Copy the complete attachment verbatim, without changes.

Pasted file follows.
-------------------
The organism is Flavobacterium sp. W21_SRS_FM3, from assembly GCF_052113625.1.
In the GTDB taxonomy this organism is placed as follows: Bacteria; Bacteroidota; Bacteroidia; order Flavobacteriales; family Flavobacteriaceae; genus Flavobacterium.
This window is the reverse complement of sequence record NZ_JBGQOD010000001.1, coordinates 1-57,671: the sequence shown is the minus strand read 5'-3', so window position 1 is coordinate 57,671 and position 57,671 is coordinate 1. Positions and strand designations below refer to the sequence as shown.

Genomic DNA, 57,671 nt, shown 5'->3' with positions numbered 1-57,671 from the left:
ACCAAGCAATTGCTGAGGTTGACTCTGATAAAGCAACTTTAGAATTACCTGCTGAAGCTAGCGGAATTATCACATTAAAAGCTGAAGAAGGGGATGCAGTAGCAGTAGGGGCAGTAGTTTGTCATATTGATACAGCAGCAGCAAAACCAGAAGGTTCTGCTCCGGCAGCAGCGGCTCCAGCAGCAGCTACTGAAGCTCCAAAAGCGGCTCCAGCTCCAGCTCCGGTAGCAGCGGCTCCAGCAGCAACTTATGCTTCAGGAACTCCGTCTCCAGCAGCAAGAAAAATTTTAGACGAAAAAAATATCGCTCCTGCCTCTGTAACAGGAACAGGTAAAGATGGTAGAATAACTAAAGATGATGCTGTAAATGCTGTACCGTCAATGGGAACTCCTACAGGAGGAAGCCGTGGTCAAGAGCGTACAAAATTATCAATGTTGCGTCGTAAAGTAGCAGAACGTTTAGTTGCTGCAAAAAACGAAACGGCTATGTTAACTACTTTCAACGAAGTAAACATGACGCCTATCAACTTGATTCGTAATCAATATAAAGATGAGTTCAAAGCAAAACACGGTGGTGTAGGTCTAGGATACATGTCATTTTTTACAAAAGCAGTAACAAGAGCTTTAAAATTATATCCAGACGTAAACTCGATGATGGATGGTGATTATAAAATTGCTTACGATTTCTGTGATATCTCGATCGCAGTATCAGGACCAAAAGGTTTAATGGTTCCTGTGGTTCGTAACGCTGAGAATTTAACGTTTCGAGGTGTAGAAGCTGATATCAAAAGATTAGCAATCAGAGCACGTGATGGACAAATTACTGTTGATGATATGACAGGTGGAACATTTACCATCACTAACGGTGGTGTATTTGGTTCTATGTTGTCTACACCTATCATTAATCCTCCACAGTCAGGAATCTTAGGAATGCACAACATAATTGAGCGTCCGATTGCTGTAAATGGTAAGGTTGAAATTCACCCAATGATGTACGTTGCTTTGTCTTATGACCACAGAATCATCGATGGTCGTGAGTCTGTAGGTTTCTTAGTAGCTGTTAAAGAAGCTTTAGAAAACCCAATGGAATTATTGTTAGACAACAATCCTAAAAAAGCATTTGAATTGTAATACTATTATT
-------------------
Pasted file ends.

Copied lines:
The organism is Flavobacterium sp. W21_SRS_FM3, from assembly GCF_052113625.1.
In the GTDB taxonomy this organism is placed as follows: Bacteria; Bacteroidota; Bacteroidia; order Flavobacteriales; family Flavobacteriaceae; genus Flavobacterium.
This window is the reverse complement of sequence record NZ_JBGQOD010000001.1, coordinates 1-57,671: the sequence shown is the minus strand read 5'-3', so window position 1 is coordinate 57,671 and position 57,671 is coordinate 1. Positions and strand designations below refer to the sequence as shown.

Genomic DNA, 57,671 nt, shown 5'->3' with positions numbered 1-57,671 from the left:
ACCAAGCAATTGCTGAGGTTGACTCTGATAAAGCAACTTTAGAATTACCTGCTGAAGCTAGCGGAATTATCACATTAAAAGCTGAAGAAGGGGATGCAGTAGCAGTAGGGGCAGTAGTTTGTCATATTGATACAGCAGCAGCAAAACCAGAAGGTTCTGCTCCGGCAGCAGCGGCTCCAGCAGCAGCTACTGAAGCTCCAAAAGCGGCTCCAGCTCCAGCTCCGGTAGCAGCGGCTCCAGCAGCAACTTATGCTTCAGGAACTCCGTCTCCAGCAGCAAGAAAAATTTTAGACGAAAAAAATATCGCTCCTGCCTCTGTAACAGGAACAGGTAAAGATGGTAGAATAACTAAAGATGATGCTGTAAATGCTGTACCGTCAATGGGAACTCCTACAGGAGGAAGCCGTGGTCAAGAGCGTACAAAATTATCAATGTTGCGTCGTAAAGTAGCAGAACGTTTAGTTGCTGCAAAAAACGAAACGGCTATGTTAACTACTTTCAACGAAGTAAACATGACGCCTATCAACTTGATTCGTAATCAATATAAAGATGAGTTCAAAGCAAAACACGGTGGTGTAGGTCTAGGATACATGTCATTTTTTACAAAAGCAGTAACAAGAGCTTTAAAATTATATCCAGACGTAAACTCGATGATGGATGGTGATTATAAAATTGCTTACGATTTCTGTGATATCTCGATCGCAGTATCAGGACCAAAAGGTTTAATGGTTCCTGTGGTTCGTAACGCTGAGAATTTAACGTTTCGAGGTGTAGAAGCTGATATCAAAAGATTAGCAATCAGAGCACGTGATGGACAAATTACTGTTGATGATATGACAGGTGGAACATTTACCATCACTAACGGTGGTGTATTTGGTTCTATGTTGTCTACACCTATCATTAATCCTCCACAGTCAGGAATCTTAGGAATGCACAACATAATTGAGCGTCCGATTGCTGTAAATGGTAAGGTTGAAATTCACCCAATGATGTACGTTGCTTTGTCTTATGACCACAGAATCATCGATGGTCGTGAGTCTGTAGGTTTCTTAGTAGCTGTTAAAGAAGCTTTAGAAAACCCAATGGAATTATTGTTAGACAACAATCCTAAAAAAGCATTTGAATTGTAATACTATTATT